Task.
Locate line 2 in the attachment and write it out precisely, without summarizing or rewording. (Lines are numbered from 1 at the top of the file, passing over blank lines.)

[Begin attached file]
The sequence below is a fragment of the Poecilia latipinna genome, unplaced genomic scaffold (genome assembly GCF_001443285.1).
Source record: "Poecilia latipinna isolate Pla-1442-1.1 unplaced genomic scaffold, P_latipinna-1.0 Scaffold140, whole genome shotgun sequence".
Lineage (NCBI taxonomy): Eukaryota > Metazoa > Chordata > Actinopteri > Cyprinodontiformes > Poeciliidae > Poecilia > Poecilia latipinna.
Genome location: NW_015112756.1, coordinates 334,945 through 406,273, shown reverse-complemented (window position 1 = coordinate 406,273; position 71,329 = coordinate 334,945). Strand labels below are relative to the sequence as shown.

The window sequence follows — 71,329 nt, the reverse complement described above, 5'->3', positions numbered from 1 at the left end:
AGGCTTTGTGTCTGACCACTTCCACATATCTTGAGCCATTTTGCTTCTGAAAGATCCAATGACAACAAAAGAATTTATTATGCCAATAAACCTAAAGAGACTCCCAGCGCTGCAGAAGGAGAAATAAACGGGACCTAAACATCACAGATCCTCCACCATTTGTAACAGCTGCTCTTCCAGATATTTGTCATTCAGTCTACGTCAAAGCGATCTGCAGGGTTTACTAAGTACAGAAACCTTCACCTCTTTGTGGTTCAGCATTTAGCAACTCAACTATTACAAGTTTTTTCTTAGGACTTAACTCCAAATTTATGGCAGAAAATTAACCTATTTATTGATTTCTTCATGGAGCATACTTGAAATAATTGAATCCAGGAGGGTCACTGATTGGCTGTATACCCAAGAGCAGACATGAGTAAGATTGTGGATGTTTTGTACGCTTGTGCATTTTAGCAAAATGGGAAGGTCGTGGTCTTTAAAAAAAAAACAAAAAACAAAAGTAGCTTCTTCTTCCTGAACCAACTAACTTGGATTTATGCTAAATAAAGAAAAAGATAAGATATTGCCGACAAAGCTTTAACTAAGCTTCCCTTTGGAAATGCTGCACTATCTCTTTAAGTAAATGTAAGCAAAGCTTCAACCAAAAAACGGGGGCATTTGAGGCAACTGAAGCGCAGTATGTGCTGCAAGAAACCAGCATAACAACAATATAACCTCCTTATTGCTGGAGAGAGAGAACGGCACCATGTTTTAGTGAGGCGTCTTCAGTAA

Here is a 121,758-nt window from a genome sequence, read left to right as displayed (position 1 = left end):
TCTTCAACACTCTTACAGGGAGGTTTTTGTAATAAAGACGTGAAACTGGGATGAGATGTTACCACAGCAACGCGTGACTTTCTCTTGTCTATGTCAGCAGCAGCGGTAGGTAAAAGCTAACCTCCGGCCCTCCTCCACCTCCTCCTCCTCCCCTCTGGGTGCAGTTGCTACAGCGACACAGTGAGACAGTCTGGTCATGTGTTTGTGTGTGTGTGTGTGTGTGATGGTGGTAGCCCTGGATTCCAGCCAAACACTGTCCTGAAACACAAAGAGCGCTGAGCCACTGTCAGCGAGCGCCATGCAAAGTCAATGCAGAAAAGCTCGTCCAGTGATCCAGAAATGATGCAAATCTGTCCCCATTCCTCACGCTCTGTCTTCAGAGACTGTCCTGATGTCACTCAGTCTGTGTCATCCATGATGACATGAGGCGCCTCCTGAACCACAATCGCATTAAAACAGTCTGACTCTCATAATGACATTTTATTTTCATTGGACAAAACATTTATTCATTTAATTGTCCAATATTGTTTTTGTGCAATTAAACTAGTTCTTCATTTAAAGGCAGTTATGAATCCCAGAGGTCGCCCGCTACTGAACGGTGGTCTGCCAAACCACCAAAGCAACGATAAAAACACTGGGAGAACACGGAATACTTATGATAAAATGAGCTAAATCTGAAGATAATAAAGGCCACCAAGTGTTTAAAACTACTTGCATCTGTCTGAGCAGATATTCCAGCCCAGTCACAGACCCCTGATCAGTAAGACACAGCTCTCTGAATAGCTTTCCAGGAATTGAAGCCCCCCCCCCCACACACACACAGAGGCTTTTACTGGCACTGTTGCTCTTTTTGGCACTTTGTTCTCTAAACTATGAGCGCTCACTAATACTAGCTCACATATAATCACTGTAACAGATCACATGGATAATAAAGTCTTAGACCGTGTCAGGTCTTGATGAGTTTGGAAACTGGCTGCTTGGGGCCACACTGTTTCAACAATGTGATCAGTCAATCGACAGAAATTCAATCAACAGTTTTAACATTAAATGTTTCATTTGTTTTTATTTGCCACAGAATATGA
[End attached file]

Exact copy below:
Source record: "Poecilia latipinna isolate Pla-1442-1.1 unplaced genomic scaffold, P_latipinna-1.0 Scaffold140, whole genome shotgun sequence".